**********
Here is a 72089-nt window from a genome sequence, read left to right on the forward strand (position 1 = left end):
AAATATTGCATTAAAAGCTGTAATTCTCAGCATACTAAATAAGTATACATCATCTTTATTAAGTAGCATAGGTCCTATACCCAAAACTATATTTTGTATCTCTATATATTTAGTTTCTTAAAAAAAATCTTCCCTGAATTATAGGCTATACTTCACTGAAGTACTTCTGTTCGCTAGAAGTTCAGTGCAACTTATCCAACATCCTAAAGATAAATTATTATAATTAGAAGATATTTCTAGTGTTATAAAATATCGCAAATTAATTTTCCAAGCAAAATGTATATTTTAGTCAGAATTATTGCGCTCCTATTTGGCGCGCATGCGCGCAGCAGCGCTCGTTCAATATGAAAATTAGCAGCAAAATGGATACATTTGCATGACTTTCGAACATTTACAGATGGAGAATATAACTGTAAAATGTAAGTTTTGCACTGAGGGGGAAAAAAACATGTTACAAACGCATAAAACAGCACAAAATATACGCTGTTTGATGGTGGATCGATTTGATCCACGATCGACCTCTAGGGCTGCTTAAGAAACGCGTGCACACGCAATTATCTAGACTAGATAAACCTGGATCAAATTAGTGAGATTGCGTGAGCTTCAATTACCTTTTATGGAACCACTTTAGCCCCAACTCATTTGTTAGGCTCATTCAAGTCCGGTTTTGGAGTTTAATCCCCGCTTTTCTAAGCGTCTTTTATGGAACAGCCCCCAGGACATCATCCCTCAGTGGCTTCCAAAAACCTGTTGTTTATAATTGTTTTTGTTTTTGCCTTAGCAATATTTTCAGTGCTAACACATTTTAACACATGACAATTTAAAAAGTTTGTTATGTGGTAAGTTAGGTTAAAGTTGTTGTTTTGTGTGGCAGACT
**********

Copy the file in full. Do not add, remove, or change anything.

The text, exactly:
Here is a 72089-nt window from a genome sequence, read left to right on the forward strand (position 1 = left end):
AAATATTGCATTAAAAGCTGTAATTCTCAGCATACTAAATAAGTATACATCATCTTTATTAAGTAGCATAGGTCCTATACCCAAAACTATATTTTGTATCTCTATATATTTAGTTTCTTAAAAAAAATCTTCCCTGAATTATAGGCTATACTTCACTGAAGTACTTCTGTTCGCTAGAAGTTCAGTGCAACTTATCCAACATCCTAAAGATAAATTATTATAATTAGAAGATATTTCTAGTGTTATAAAATATCGCAAATTAATTTTCCAAGCAAAATGTATATTTTAGTCAGAATTATTGCGCTCCTATTTGGCGCGCATGCGCGCAGCAGCGCTCGTTCAATATGAAAATTAGCAGCAAAATGGATACATTTGCATGACTTTCGAACATTTACAGATGGAGAATATAACTGTAAAATGTAAGTTTTGCACTGAGGGGGAAAAAAACATGTTACAAACGCATAAAACAGCACAAAATATACGCTGTTTGATGGTGGATCGATTTGATCCACGATCGACCTCTAGGGCTGCTTAAGAAACGCGTGCACACGCAATTATCTAGACTAGATAAACCTGGATCAAATTAGTGAGATTGCGTGAGCTTCAATTACCTTTTATGGAACCACTTTAGCCCCAACTCATTTGTTAGGCTCATTCAAGTCCGGTTTTGGAGTTTAATCCCCGCTTTTCTAAGCGTCTTTTATGGAACAGCCCCCAGGACATCATCCCTCAGTGGCTTCCAAAAACCTGTTGTTTATAATTGTTTTTGTTTTTGCCTTAGCAATATTTTCAGTGCTAACACATTTTAACACATGACAATTTAAAAAGTTTGTTATGTGGTAAGTTAGGTTAAAGTTGTTGTTTTGTGTGGCAGACT